By defeating the Yankees in front of an announced crowd of 20,178 at Tropicana Field, Piniella's baby-faced Rays gave their manager his 1,500th managerial victory to put him in the elite company of Joe Torre and Fred Clarke as the only three in Major League history to have 1,500 wins as a manager and 1,500 career hits as a player.
To commemorate Piniella's win, Rays players ambushed him in the clubhouse with a beer shower and a shaving cream pie.
"I got hit with some shaving cream," said Piniella with a smile. "I appreciate what the players did. [1,500] is a lot of wins. A lot of great players I've managed ... I thank all the players. They're the ones that have done it, not me. I'm honored."
And the Rays accomplished their victory in a style reminiscent of the team's recent play.
The Rays trailed, 6-5, when they came to bat in the eighth. Aubrey Huff reached base on a throwing error by Yankees second baseman Robinson Cano, which allowed him to reach second base. With a host of right-handed hitters to follow, Tanyon Sturtze took over for left-hander Alan Embree.
Jonny Gomes greeted the Yankees' right-hander with a single to left field that was hit too hard for Huff to score, leaving runners at first and third with no outs.
Alex Gonzalez, whose two-run homer in the sixth cut the Yankees' lead to 5-4, followed with a ground-rule double to tie the score at 6.
With Toby Hall at bat, Sturtze uncorked a wild pitch and Gomes stormed home, sliding head-first with what turned out to be the winning run.
"Earlier in the at-bat he bounced one, so I became more alert," Gomes said. "I know he throws a split. And splits are tough and it was the exact opposite, fastball above [Hall's] head."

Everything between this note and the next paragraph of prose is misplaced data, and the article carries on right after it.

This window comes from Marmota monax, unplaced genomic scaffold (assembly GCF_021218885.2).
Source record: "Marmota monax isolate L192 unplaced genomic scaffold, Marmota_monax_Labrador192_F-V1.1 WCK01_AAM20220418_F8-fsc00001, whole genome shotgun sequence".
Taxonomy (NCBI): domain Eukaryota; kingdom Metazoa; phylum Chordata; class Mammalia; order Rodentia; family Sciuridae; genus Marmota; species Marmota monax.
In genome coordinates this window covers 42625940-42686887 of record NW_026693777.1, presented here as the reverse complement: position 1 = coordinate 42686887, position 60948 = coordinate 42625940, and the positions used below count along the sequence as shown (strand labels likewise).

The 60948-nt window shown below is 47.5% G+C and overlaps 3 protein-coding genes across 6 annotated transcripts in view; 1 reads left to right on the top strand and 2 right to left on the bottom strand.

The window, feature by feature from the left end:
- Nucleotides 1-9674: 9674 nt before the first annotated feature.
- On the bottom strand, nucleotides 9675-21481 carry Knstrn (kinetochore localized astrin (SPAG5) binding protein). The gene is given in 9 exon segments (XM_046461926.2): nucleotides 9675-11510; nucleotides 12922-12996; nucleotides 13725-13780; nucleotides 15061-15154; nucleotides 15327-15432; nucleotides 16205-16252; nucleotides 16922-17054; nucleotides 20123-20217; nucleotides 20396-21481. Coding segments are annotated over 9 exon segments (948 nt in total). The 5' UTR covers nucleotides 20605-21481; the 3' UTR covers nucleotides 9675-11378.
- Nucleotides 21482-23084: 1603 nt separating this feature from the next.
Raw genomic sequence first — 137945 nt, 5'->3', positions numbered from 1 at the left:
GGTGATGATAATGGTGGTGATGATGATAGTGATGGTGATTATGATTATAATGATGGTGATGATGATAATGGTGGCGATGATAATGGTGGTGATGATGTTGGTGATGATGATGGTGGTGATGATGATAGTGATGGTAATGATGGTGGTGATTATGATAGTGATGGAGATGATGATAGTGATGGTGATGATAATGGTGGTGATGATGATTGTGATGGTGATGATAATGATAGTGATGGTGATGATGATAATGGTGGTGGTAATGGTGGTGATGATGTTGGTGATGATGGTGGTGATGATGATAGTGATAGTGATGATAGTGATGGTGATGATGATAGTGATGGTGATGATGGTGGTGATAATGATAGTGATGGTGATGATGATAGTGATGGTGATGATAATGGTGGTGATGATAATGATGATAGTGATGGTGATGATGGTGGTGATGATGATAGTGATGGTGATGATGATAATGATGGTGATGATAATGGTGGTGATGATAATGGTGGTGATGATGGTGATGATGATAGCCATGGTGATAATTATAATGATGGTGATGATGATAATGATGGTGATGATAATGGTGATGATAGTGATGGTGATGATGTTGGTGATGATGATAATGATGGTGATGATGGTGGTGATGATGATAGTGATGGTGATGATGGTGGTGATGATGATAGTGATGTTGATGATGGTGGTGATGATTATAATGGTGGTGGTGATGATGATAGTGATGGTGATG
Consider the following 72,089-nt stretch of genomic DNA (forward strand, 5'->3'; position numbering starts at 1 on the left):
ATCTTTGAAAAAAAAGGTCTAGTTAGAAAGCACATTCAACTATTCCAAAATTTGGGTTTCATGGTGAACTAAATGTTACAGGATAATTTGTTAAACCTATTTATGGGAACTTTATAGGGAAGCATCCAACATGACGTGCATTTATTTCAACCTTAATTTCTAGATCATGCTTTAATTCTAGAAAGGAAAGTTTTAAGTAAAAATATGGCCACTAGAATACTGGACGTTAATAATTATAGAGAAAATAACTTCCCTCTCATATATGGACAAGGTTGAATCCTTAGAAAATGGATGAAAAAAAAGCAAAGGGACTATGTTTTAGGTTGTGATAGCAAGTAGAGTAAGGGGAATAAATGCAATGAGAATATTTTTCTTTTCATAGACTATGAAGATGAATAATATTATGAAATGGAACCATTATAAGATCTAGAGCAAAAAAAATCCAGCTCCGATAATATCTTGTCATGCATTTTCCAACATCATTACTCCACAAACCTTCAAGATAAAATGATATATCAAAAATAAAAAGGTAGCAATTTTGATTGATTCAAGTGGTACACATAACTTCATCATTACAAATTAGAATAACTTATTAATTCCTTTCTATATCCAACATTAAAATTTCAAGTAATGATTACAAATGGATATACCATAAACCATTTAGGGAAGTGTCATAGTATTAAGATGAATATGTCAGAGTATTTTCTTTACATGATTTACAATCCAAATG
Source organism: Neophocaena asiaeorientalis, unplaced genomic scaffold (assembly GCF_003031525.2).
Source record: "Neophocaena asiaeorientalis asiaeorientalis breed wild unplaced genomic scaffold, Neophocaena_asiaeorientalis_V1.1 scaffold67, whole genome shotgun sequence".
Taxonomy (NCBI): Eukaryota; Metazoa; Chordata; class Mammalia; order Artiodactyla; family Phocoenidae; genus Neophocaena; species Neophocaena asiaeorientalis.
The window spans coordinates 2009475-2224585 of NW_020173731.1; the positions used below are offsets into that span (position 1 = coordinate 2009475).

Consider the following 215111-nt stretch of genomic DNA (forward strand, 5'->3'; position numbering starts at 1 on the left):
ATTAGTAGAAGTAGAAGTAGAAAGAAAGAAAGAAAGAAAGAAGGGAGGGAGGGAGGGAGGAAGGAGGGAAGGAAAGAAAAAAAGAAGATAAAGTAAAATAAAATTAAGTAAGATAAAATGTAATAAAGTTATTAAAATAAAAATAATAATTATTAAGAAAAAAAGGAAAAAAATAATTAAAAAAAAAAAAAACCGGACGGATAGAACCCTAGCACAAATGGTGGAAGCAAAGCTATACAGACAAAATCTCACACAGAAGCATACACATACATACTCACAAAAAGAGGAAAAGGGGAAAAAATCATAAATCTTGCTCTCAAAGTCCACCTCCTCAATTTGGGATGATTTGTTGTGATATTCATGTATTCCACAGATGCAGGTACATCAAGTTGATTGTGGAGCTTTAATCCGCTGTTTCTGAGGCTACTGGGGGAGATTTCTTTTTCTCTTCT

Piniella complimented Gomes.
"That was a heck of a play because they executed it perfectly," Piniella said. "[Gomes] plays hard and he has fun playing. He's fun to watch."
Gomes is the poster child for the Rays resurgence in the second half that has seen the team compile a 19-12 mark since the All-Star break.
"If I was going, I was going to be safe," Gomes said. "It might have been close, but if I was going, I was going to be safe. I couldn't afford to be out there."
Danys Baez pitched the ninth to preserve the Rays' victory and earn his 26th save of the season.
"It just shows, the Yankees, with their history and with their payroll and with their All-Stars, they're not bulletproof," said Gomes. "In between the lines, there's no salaries and there's no world champions. It's nine on nine, plus your bullpen and your bench. And it just shows anyone can win."
Mistakes tend to magnify against a team like the Yankees, a lesson reiterated to the Rays in the fifth inning.
Mark Hendrickson had a 2-1 lead with two outs in the fifth. The Rays' starter had retired nine in a row when Derek Jeter hit a chopper to first baseman Eduardo Perez. The veteran first baseman fielded the ball and looked to Hendrickson. But Hendrickson didn't cover first, leaving Perez to a race to the bag, which he lost.
"I pulled up," Hendrickson said. "My fault."
Hendrickson compounded his mistake by walking Cano, who had walked just 12 times in 364 at-bats entering Wednesday night's game.
Gary Sheffield then completed the lesson on why it's not good to make mistakes against the Yankees when he slammed a 3-1 pitch into the left-field stands. And just like that, the calm seas had turned turbulent for the Rays.
Tino Martinez added an RBI single in the sixth to push New York's lead to 5-2, before Gonzalez's two-run homer off Yankees reliever Aaron Small.
"That was just one hit and we kept fighting back," Gonzalez said. "We got things going, but there were contributions from guys all across the lineup."
Carl Crawford's RBI triple in the seventh tied the game at 5. But the Rays couldn't get Crawford home, and when pinch-hitter Julio Lugo missed a safety squeeze, Crawford slipped on his way back to third and got picked off.
"I just took a chance and it backfired," Crawford said.
Jorge Posada singled to right field in the top of the eighth to score Tony Womack and give the Yankees a 6-5 lead.